In the premiere of Aaron Sorkin's new show, The Newsroom, -- Will McAvoy, the main character, is asked, "What makes America the greatest country in the world?"
McAvoy fires back with: "It's not." After berating the college student -- calling her part of the "Worst. Generation. Ever." -- he continues, "we sure used to be [the greatest country]." He waxes poetic about the past:
We stood up for what was right. We fought for moral reasons; we passed laws, struck down laws for moral reasons; we waged wars on poverty, not poor people; we sacrificed, we cared about our neighbors, we put our money where our mouths were, and we never beat our chest. We built great big things; we made ungodly technological advances, explored the universe, cured diseases; and we cultivated the world's greatest artists and the world's greatest economy. We reached for the stars, acted like men. We aspired to intelligence, we didn't belittle it, it didn't make us feel inferior. We didn't identify ourselves by who we voted for in the last election. And we didn't -- we didn't scare so easy.
That monologue was one of the most offensive things I've heard on television, ever. Not because of the claim that we're "not the greatest country in the world" -- but rather because of the sheer, breathtaking inaccuracy of it all. The notion that things are getting worse with time, that each generation is the "Worst. Generation. Ever." is a common theme, but is rarely (if ever) right.
Sorkin paints a view of American history that goes beyond even deeply flawed: it's downright fictional. Certainly, we fought great battles for civil rights; we stood up to a dictatorial Soviet Union; we implemented the programs of the New Deal and the Great Society to fight poverty and illiteracy; we defeated Nazi Germany. But to look at the "good" things we've done is to ignore a significant portion of American history: For more than a century one of our two major political parties held segregation as key tenet; women were treated as second-class citizens until only a few decades ago, and marital rape was completely legal until the 1990s; gay, lesbian, bisexual, and transgender Americans were regularly assaulted with impunity, sometimes by police.
Are we really the "Worst. Generation. Ever."? Young people are by far more likely to support equality for LGBT Americans. We're told that we're not special, that we've been spoiled. But we've also been burdened with debt and are the first generation to look forward to a future in which we are more likely to be less well-off than our parents.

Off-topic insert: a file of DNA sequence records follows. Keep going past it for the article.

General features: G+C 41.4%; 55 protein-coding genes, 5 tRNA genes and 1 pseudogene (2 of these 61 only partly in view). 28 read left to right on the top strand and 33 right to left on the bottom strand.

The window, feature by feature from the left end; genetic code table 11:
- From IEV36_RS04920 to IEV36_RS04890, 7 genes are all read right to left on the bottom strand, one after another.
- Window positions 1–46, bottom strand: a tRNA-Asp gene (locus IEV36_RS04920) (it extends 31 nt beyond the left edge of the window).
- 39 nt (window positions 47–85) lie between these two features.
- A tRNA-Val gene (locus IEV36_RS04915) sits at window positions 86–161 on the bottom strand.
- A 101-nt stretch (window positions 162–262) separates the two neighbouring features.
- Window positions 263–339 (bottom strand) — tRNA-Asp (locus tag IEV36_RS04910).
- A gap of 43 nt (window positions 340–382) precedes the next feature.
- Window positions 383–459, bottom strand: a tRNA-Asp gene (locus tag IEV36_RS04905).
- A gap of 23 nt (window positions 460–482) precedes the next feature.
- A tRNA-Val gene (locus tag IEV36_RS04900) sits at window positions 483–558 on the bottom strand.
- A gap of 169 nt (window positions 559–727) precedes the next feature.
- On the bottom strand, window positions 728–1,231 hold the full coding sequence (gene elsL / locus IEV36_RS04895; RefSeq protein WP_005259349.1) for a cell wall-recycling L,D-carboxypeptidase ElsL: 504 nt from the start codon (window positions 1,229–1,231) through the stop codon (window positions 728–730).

Despite our supposed inferiority, the march of progress has continued: numerous breakthroughs in HIV/AIDS treatment, the invention and expansion of the Internet (arguably one of the greatest tools for freedom yet developed), the first president ever to endorse marriage equality (and we -- the "Worst Generation" -- elected him!), and any number of other advances have all taken place in the past two decades.
We're told that we're less informed now, that we "used to" respect intelligence, that we didn't "scare so easy." Are we really, though? Have we forgotten about the McCarthy Era, the two Red Scares, the so-called Lavender Menace, the Hollywood witch hunts? More Americans today than ever before have a college degree -- can we really be less informed than we "used to"? Historian Richard Hofstadter wrote a whole book -- in the 1960s! -- called Anti-intellectualism in American Life, but only now do we hate intellectuals? Sorry, I'm not buying.
This tendency to glorify the past is common, and goes far beyond Sorkin and his writing. Moreover, it is easy to see how appealing Sorkinesque Good-Ol'-Days-ism can be -- so long as you're not queer, female, a person of color, disabled, Jewish, or, well, anything but a straight, cisgender, white, Christian male. Living in our own time, it is easy to see the complexity, the nuance, and all the bad for what it is. Ta-Nehisi Coates, writing for The Atlantic, observed, "Of course this sort of thinking is easy given the clarity of hindsight. I doubt people fighting those battles in the '40s felt the sort of clarity that we now see looking back. Likely the fight was always muddy and dizzying. Likely nothing was ever clean."
Sorkin got one thing right, though. Before Will's speech, he sees a woman holding up signs that read, "[America]'s not [the greatest country]/but it can be." And we really can be. But, first, we need to recognize that we are not on an inexorable decline, and that, in actuality, our ability to live up to the promises upon which our nation was founded -- the right of each person to life, liberty, and the pursuit of happiness -- is completely contingent upon our dedication to achieving that dream. If we invest in science and education, ensure that no one starves to death or has to choose between healthcare and their home, work to eradicate HIV/AIDS and other disease, enforce equality under the law for all people, we can be more than great -- we actually can be the greatest.